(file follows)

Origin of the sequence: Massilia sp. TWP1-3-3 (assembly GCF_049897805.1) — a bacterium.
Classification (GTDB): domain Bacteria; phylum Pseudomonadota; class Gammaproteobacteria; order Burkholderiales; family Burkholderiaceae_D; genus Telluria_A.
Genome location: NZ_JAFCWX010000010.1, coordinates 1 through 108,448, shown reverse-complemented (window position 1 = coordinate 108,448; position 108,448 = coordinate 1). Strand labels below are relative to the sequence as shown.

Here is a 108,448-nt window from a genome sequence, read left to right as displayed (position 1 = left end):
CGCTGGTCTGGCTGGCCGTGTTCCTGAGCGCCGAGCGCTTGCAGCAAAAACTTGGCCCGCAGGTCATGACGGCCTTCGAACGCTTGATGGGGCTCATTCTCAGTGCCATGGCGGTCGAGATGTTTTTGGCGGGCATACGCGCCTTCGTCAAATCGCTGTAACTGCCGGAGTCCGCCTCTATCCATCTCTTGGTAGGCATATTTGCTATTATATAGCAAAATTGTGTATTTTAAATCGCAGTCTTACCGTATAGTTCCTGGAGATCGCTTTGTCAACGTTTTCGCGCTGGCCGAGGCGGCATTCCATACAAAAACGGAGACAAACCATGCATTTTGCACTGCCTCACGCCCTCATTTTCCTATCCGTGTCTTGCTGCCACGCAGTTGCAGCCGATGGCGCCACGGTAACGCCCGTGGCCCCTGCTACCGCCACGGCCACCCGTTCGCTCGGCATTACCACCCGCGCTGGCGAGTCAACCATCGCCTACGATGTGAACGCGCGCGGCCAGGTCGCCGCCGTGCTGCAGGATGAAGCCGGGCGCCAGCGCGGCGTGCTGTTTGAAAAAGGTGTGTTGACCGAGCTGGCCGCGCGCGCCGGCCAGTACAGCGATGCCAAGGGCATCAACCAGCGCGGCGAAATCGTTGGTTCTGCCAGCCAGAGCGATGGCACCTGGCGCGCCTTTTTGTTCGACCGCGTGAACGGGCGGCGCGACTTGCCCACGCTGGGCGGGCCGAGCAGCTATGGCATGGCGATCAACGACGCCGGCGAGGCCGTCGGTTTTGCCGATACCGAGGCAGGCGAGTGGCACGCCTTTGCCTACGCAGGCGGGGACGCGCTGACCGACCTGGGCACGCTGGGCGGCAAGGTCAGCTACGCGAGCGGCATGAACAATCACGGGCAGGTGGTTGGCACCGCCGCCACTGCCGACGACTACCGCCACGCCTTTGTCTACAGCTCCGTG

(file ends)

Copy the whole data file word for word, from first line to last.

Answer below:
Origin of the sequence: Massilia sp. TWP1-3-3 (assembly GCF_049897805.1) — a bacterium.
Classification (GTDB): domain Bacteria; phylum Pseudomonadota; class Gammaproteobacteria; order Burkholderiales; family Burkholderiaceae_D; genus Telluria_A.
Genome location: NZ_JAFCWX010000010.1, coordinates 1 through 108,448, shown reverse-complemented (window position 1 = coordinate 108,448; position 108,448 = coordinate 1). Strand labels below are relative to the sequence as shown.

Here is a 108,448-nt window from a genome sequence, read left to right as displayed (position 1 = left end):
CGCTGGTCTGGCTGGCCGTGTTCCTGAGCGCCGAGCGCTTGCAGCAAAAACTTGGCCCGCAGGTCATGACGGCCTTCGAACGCTTGATGGGGCTCATTCTCAGTGCCATGGCGGTCGAGATGTTTTTGGCGGGCATACGCGCCTTCGTCAAATCGCTGTAACTGCCGGAGTCCGCCTCTATCCATCTCTTGGTAGGCATATTTGCTATTATATAGCAAAATTGTGTATTTTAAATCGCAGTCTTACCGTATAGTTCCTGGAGATCGCTTTGTCAACGTTTTCGCGCTGGCCGAGGCGGCATTCCATACAAAAACGGAGACAAACCATGCATTTTGCACTGCCTCACGCCCTCATTTTCCTATCCGTGTCTTGCTGCCACGCAGTTGCAGCCGATGGCGCCACGGTAACGCCCGTGGCCCCTGCTACCGCCACGGCCACCCGTTCGCTCGGCATTACCACCCGCGCTGGCGAGTCAACCATCGCCTACGATGTGAACGCGCGCGGCCAGGTCGCCGCCGTGCTGCAGGATGAAGCCGGGCGCCAGCGCGGCGTGCTGTTTGAAAAAGGTGTGTTGACCGAGCTGGCCGCGCGCGCCGGCCAGTACAGCGATGCCAAGGGCATCAACCAGCGCGGCGAAATCGTTGGTTCTGCCAGCCAGAGCGATGGCACCTGGCGCGCCTTTTTGTTCGACCGCGTGAACGGGCGGCGCGACTTGCCCACGCTGGGCGGGCCGAGCAGCTATGGCATGGCGATCAACGACGCCGGCGAGGCCGTCGGTTTTGCCGATACCGAGGCAGGCGAGTGGCACGCCTTTGCCTACGCAGGCGGGGACGCGCTGACCGACCTGGGCACGCTGGGCGGCAAGGTCAGCTACGCGAGCGGCATGAACAATCACGGGCAGGTGGTTGGCACCGCCGCCACTGCCGACGACTACCGCCACGCCTTTGTCTACAGCTCCGTG